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Type of surgery before pregnancy may influence children's weight gain

The type of bariatric surgery women undergo before becoming pregnant may affect how much weight their children gain in the first three years of life, according to a study by Columbia University Irving Medical Center (CUIMC) researchers presented at ENDO 2024, the Endocrine Society's annual meeting in Boston, MA.

Researchers found children born to women who underwent a sleeve gastrectomy before they became pregnant gain more weight per month on average in the first three years of life compared with children born to women who had a Roux-en-Y gastric bypass.


"Either the extent of pre-pregnancy weight loss or the metabolic changes from Roux-en-Y gastric bypass may be favourable for the children's early childhood weight gain," said researcher, Dr Vidhu Thaker, from CUIMC.


In the study, researchers examined the weight and length of offspring born after pre-pregnancy weight loss procedures in the first three years of life. The study used data from 20,515 deliveries over three years, of which 450 had pre-pregnancy bariatric surgery. Among the mothers who underwent surgery, 57% had sleeve gastrectomy and 41% had Roux-en-Y gastric bypass. Long-term weight and length data were available for about half of the babies in each group.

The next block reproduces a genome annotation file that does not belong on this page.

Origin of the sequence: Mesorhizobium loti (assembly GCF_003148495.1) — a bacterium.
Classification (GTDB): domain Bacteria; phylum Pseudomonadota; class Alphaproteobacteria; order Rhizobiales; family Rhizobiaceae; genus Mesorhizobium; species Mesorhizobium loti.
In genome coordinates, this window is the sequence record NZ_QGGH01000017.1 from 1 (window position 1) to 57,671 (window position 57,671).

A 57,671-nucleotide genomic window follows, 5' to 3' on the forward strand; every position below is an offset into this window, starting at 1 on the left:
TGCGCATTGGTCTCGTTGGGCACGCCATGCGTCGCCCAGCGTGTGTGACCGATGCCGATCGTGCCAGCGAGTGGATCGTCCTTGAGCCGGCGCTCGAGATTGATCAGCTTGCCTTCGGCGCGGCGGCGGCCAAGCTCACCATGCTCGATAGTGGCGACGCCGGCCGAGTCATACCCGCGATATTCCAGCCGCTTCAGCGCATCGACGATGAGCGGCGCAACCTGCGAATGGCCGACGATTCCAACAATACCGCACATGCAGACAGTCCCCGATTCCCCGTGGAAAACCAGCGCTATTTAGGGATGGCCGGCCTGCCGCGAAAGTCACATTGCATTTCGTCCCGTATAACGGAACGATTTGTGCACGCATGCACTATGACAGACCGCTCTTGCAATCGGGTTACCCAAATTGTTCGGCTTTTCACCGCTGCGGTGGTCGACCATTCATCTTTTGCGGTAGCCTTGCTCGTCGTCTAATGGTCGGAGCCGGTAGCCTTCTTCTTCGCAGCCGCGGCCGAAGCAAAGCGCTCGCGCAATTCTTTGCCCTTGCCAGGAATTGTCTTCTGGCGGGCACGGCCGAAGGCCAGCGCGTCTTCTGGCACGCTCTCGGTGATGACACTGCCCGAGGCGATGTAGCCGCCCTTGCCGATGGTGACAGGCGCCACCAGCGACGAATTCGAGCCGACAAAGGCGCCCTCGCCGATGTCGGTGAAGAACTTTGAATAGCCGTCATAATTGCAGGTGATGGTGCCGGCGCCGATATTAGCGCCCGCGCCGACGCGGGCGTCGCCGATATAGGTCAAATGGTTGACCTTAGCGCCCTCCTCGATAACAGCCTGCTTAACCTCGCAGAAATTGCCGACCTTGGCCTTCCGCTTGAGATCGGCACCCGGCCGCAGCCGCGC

The researchers found there was no difference in birth weight among the babies born after weight loss surgery. The pace of weight gain was higher in those born after pre-pregnancy sleeve gastrectomy compared to those born following Roux-en-Y gastric bypass, while adjusting for several other variables including pre-pregnancy body mass index.


The authors concluded that either the extent of pre-pregnancy weight loss or the metabolic changes from Roux-en-Y gastric bypass may be favourable for the offspring's early childhood weight trajectory.


"While we did not have data on the magnitude of weight loss following bariatric surgery, Roux-en-Y gastric bypass is known to have higher weight loss and metabolic changes compared to sleeve gastrectomy," Thaker noted. "A study of the mechanisms underlying the associations of the sustained pre-pregnancy weight loss and the offspring's early life growth may also apply to other methods of weight loss, including the most recently approved anti-obesity medications.”

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